Girls need to “see it, to believe it”, but even as women in the global workforce have made massive strides, the same cannot be said for women in the tech sector because of the low number of female workers. Like many aspects of change, it has to begin with visibility and many women struggle with this because they are barely any women on tech teams across the world; either one or none. In spite of this, women are the world’s most powerful consumers, revealed a study by Bloomberg, driving 70 to 80 percent of all consumer purchasing and therefore it is vital that there be more than just one woman in the room if tech companies are selling their products to women. It takes one to know one, right?
Women still have to prove themselves in spite of credentials while men are often taken at face value
Erica Hakonson, principal and founder of Maven Collective Marketing, a Squamish, British-Columbia-based digital marketing agency reveals that despite the fact of her owning a company, she is still questioned about her rates, and she often has to tell clients that she will prove to them that the job will be well done. “Unfortunately, in my experience, male peers are more likely to be taken at face value without having to justify their ability. Benchmarking and metrics have been a fixture of my career as a woman and a business owner to demonstrate my value. While this can be inconvenient at times, the skeptics have taught me that I’m enough and that the proof is in my work,” she writes. Also a mother, she recently joined the board of directors of an organization only to be asked if she had time for this sort of work. According to her, women are rarely celebrated if they have a family and are running a successful business, people forget that it is only because of this that women in business have become experts at managing their time all while balancing various roles at work and in the home.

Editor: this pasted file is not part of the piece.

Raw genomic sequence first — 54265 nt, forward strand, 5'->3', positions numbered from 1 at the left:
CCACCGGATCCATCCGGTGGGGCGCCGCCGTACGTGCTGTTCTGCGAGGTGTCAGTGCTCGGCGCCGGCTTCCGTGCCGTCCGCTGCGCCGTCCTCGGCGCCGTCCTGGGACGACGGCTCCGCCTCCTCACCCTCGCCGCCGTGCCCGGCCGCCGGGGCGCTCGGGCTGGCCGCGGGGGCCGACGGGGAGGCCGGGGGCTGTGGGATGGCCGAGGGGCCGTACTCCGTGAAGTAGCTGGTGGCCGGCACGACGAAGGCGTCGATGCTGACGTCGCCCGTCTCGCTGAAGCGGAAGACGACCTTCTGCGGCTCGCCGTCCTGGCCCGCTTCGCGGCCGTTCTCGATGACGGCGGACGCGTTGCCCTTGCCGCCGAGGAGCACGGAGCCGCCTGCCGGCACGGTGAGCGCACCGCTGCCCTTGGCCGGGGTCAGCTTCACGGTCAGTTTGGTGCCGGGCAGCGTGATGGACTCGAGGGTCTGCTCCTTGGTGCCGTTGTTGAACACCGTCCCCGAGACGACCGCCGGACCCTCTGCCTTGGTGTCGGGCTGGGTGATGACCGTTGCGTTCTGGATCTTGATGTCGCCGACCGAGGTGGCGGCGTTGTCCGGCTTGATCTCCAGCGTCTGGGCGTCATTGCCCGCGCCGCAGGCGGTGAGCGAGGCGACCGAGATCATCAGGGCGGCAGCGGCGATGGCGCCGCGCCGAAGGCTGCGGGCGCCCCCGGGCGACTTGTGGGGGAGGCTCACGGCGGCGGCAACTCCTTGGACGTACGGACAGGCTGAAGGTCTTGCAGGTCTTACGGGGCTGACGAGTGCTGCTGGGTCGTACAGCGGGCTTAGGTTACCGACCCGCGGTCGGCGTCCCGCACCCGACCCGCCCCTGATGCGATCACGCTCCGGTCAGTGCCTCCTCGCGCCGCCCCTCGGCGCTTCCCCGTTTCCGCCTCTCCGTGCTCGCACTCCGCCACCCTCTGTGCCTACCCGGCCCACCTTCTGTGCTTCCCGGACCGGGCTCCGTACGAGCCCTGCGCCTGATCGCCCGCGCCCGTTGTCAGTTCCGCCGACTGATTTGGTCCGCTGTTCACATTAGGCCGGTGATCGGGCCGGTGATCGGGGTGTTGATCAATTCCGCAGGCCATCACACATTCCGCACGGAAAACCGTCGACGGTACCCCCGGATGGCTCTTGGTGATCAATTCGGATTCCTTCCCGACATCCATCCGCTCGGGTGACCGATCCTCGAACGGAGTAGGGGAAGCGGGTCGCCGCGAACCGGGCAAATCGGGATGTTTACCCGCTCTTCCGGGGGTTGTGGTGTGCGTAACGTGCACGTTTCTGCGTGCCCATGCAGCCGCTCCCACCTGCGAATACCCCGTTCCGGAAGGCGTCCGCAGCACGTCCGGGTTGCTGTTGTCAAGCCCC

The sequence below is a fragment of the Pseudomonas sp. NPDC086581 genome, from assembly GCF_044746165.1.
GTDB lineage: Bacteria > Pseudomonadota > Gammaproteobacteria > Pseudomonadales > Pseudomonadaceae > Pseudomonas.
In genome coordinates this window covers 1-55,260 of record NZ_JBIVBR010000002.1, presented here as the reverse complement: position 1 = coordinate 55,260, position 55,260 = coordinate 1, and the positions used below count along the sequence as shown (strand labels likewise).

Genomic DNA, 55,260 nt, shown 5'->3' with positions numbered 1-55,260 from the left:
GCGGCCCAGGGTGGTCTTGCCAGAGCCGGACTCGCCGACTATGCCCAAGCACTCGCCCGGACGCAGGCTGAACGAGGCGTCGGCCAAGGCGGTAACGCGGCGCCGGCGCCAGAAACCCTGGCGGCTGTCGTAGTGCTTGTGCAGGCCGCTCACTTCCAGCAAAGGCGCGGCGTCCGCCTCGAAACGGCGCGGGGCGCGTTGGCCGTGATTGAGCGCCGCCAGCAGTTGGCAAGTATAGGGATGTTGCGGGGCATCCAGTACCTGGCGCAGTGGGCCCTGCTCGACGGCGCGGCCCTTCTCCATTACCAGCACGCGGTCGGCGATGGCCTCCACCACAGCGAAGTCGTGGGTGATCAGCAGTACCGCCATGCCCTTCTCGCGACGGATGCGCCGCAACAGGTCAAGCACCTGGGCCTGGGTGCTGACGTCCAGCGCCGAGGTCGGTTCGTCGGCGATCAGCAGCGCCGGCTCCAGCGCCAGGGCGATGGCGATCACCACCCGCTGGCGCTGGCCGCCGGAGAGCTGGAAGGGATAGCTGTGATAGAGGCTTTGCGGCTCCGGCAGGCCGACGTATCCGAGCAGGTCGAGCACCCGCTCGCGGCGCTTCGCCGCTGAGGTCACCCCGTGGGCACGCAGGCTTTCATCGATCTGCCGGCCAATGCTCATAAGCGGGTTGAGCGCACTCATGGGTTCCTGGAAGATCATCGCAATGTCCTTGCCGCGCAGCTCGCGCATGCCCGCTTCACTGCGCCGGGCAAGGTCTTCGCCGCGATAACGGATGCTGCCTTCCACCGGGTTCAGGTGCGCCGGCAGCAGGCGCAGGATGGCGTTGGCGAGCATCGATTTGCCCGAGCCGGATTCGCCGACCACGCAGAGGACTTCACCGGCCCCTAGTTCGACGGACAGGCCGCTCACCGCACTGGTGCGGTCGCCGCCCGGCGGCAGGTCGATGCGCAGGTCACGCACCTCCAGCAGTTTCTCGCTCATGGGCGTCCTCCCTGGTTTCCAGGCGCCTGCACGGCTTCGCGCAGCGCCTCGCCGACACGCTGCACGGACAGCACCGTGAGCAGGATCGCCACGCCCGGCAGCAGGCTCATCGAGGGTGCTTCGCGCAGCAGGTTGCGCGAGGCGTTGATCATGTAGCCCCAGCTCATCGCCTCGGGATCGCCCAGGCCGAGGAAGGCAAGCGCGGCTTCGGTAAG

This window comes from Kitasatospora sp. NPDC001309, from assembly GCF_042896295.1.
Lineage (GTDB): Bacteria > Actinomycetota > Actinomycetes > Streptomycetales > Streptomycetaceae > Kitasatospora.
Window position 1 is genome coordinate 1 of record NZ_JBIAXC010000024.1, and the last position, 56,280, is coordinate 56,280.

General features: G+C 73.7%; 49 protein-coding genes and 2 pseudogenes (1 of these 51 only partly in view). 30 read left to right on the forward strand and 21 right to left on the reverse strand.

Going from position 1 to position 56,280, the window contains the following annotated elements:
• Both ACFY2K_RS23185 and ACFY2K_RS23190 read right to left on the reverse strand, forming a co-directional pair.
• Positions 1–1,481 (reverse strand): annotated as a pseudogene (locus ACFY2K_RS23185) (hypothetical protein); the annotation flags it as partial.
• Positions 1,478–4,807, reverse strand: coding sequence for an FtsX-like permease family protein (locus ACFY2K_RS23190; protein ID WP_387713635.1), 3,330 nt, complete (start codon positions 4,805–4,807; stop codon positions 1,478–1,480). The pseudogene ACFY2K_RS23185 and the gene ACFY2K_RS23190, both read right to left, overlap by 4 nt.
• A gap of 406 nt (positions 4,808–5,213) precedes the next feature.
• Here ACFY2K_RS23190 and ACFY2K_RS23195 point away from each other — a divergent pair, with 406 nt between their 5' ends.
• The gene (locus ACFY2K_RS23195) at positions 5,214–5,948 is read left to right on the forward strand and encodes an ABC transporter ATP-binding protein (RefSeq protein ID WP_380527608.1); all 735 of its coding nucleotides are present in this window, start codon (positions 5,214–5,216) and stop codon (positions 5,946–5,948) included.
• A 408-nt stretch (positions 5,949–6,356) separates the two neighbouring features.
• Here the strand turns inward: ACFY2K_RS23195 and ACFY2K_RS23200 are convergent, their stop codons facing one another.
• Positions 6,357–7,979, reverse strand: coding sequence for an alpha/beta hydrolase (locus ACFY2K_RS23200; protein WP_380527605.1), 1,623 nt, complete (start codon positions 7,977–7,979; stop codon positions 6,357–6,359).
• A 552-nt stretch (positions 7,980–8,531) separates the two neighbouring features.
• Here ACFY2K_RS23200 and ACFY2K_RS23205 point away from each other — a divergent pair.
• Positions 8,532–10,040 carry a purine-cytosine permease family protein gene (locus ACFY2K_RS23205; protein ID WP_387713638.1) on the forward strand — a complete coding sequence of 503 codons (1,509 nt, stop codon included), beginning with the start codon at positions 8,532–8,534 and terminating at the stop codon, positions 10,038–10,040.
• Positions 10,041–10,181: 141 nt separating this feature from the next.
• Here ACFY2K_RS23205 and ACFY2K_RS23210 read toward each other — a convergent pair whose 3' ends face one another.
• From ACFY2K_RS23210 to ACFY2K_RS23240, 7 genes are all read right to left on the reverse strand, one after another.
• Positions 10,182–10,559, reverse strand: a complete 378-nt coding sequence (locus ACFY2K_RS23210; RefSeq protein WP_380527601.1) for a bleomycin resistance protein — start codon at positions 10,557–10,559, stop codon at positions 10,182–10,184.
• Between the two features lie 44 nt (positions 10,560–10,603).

“Female mentors helped me find my way then, and I count it a privilege now to pay it forward to other women – to show them they are capable”
Back in 2008, in the midst of the financial crisis in North America, she found herself without a job and having to move to Canada because of her husband. Not only did she have to work from the ground up again, but she decided she would try something different, entrepreneurship, saying, “I started my own business to give myself the opportunity and flexibility when I couldn’t find what I needed to move forward. Outstanding female mentors helped me find my way then, and I count it a privilege now to pay it forward to other women – to show them they are capable.” Hence, successful women pay it forward and hence she has made a commitment to extending a hand up to others and she suggests that others do the same too. If there is anyone in positions of power in the tech industry, they must definitely use to bring people up and pave the way for a better future for women in tech.
Image credit: Velocity Global